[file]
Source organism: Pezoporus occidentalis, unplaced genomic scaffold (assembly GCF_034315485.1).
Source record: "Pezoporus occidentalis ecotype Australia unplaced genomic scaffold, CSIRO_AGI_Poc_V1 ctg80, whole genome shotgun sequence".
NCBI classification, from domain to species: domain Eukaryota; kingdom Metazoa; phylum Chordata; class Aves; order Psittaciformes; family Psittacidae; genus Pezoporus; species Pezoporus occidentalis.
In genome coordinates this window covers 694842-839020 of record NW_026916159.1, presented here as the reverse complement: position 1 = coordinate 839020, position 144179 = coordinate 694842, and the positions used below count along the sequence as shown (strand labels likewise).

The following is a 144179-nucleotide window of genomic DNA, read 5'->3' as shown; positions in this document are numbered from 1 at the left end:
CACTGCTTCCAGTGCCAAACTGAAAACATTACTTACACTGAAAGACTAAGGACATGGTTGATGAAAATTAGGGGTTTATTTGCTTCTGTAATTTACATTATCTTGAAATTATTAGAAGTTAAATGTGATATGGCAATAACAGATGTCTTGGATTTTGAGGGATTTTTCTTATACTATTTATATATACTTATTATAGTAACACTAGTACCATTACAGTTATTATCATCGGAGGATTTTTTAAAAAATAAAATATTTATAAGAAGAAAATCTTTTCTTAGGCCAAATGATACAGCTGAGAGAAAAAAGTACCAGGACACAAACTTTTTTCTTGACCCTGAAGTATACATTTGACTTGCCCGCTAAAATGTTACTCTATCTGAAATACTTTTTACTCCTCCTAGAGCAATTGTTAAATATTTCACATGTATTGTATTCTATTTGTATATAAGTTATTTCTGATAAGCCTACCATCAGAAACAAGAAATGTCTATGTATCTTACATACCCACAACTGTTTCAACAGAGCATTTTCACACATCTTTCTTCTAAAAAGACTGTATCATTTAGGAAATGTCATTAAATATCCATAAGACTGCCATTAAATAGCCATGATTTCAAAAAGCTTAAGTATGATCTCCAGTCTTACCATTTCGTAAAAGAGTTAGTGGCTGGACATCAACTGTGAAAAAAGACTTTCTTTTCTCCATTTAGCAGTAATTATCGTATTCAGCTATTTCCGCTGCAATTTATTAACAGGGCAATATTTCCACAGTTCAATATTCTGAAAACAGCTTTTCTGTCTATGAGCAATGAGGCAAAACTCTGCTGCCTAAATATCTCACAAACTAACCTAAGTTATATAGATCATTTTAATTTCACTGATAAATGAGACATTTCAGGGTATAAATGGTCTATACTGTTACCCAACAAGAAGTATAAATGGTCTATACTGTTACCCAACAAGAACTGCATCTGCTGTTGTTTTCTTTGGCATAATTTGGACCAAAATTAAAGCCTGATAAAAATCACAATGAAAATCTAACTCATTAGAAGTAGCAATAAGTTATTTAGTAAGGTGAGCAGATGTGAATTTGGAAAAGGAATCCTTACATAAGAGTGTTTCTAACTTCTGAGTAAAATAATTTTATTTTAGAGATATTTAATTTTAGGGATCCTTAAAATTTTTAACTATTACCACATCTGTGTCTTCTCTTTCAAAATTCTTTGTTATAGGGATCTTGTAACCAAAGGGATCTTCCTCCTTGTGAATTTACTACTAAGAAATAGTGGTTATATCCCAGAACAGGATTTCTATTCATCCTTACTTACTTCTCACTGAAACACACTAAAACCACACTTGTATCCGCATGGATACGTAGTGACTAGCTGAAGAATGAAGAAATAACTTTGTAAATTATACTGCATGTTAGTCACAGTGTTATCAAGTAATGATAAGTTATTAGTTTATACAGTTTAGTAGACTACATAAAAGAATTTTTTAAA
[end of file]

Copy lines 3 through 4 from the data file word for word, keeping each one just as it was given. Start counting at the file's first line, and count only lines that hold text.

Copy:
NCBI classification, from domain to species: domain Eukaryota; kingdom Metazoa; phylum Chordata; class Aves; order Psittaciformes; family Psittacidae; genus Pezoporus; species Pezoporus occidentalis.
In genome coordinates this window covers 694842-839020 of record NW_026916159.1, presented here as the reverse complement: position 1 = coordinate 839020, position 144179 = coordinate 694842, and the positions used below count along the sequence as shown (strand labels likewise).